I rediscovered hiking in my mid 50s. It gave me a tremendous lift, physically and spiritually. Every year, I pushed harder: Half Dome and Clouds Rest in Yosemite, Grand Canyon Rim to Rim, etc. - my second home was REI!
In 2017 I started experiencing severe pain in my right knee. It got so bad that I had a hard time just walking out of the subway. It was time to look for a doctor. I went to a reputable orthopedic surgeon in NY. I got the results for my MRI and a permit for the High Sierra Trail on the same day. This tail is a 70+ miles that begins in Sequoia National Park and climaxes at the top of Mount Whitney. Well, you still have to get down. And considering that 70% of injuries happen on the way down, this leg of the hike must be taken very seriously.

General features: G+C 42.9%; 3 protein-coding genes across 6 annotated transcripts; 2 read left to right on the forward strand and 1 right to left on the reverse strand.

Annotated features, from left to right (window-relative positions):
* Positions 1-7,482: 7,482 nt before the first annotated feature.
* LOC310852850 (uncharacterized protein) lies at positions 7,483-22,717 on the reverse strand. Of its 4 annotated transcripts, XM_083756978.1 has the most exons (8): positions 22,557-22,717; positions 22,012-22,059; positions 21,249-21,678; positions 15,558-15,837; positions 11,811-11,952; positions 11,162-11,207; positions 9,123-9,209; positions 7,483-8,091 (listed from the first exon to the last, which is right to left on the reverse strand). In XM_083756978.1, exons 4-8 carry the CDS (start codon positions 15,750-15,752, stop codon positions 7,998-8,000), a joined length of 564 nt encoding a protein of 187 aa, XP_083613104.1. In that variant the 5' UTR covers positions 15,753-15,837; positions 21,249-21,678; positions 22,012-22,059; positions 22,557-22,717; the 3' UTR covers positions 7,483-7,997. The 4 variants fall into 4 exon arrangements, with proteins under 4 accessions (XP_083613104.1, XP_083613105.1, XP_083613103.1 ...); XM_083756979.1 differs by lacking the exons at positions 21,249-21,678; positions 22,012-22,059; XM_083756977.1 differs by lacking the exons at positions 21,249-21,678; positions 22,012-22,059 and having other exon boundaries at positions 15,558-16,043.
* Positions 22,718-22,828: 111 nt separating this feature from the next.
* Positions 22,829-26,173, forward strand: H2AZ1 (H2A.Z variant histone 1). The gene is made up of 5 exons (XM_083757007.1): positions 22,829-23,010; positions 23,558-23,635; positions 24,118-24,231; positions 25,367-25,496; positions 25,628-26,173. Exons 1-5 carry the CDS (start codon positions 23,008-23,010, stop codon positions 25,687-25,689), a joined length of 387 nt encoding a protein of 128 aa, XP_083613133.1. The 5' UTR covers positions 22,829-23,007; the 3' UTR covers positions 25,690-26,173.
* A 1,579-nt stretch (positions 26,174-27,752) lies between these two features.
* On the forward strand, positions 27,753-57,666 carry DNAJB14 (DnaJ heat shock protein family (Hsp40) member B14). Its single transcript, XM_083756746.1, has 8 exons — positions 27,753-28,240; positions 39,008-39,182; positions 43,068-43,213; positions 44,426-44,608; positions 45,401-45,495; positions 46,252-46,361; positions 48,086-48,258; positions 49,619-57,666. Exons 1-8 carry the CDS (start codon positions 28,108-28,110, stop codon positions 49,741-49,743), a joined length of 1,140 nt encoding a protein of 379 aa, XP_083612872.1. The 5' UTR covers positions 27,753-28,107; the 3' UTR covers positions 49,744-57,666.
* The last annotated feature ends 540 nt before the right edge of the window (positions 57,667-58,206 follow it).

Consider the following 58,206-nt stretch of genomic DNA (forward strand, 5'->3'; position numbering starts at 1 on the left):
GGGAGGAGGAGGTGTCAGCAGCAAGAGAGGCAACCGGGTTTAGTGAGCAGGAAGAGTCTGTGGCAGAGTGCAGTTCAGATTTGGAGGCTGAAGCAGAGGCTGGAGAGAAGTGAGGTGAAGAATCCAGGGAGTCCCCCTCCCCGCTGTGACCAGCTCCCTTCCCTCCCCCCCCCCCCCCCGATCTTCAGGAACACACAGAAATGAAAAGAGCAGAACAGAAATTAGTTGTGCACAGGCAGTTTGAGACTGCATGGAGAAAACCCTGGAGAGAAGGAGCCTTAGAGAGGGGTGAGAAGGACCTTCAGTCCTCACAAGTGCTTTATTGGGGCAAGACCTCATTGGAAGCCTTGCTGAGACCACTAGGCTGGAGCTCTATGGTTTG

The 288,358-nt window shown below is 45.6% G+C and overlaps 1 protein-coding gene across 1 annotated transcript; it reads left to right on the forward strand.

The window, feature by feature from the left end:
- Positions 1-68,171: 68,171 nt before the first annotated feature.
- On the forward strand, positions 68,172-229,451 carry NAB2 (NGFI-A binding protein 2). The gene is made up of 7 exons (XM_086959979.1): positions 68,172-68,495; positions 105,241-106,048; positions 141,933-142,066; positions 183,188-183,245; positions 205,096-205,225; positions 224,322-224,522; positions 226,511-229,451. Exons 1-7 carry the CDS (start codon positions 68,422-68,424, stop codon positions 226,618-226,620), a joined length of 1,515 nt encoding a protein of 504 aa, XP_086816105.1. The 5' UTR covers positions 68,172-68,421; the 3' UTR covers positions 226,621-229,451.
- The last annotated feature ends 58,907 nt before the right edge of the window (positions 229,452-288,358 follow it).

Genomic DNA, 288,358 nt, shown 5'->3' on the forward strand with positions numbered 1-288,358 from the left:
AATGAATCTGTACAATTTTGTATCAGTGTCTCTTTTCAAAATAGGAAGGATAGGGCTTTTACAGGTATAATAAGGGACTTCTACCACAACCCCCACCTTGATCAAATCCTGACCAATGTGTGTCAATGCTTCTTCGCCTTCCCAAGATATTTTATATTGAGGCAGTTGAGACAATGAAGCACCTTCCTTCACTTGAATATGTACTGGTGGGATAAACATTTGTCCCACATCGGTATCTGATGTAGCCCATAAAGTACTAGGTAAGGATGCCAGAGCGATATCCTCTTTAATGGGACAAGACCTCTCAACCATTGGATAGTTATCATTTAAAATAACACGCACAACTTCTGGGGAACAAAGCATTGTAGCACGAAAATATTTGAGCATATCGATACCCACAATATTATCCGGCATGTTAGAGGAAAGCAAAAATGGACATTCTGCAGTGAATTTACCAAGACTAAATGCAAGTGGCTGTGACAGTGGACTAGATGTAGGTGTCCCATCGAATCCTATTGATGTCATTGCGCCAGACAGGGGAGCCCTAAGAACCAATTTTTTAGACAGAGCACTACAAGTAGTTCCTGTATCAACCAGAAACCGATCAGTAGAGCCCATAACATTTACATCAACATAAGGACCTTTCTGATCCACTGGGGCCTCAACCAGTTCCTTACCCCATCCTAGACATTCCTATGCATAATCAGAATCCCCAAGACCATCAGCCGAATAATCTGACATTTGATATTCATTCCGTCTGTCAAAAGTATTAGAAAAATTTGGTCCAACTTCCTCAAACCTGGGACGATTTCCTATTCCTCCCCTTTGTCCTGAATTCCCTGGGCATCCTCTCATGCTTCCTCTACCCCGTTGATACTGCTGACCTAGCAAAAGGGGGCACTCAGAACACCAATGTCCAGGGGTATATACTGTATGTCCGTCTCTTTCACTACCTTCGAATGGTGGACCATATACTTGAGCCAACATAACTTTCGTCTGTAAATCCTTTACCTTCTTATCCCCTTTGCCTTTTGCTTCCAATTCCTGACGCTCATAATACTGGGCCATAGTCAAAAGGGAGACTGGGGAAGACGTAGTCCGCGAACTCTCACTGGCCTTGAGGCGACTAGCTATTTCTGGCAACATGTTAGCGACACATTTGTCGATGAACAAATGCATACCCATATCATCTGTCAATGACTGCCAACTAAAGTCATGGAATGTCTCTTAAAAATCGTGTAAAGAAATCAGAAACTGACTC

When the doctor heard about my planned hike with the MRI results in front of him, he seriously discouraged me from doing it. "You have to accept your age. Might as well book your knee replacement." So I looked for another doctor, to which they said the same thing. Doctor Riley Williams was number 4.
Dr. Williams sat in front of me contemplating. I remember thinking that at least it's not an immediate "you're out of your mind" then he laid out the plan. "We'll do the PRP treatment, then then you'll work out with my guys. They will prepare you for the hike. Do the hike, then we'll operate on your knee. Rehab. And keep hiking." To make a long story short, that's exactly what happened!
Riley's guys - physical therapists (Snehal Paten and Terrance Sgroi) and strength and conditioning specialist Jamie Osmak - kicked my butt, literally, into amazing shape before the HST hike. I finished the hike with great success.
The surgical team was amazing. It was lead by Dr. Williams with the most valuable Melissa Lefkowitz, his PA (the lightest hand in the business), and the super supportive nurse Liliana Rodriguez. The front office was also terrific. After the operation, I went back to Riley's guys to rehab.
The operation was done in Oct. 2018. Ten months later, I did the Wonderland Trail - 93 miles, 23,000 elevation and yes, ZERO pain.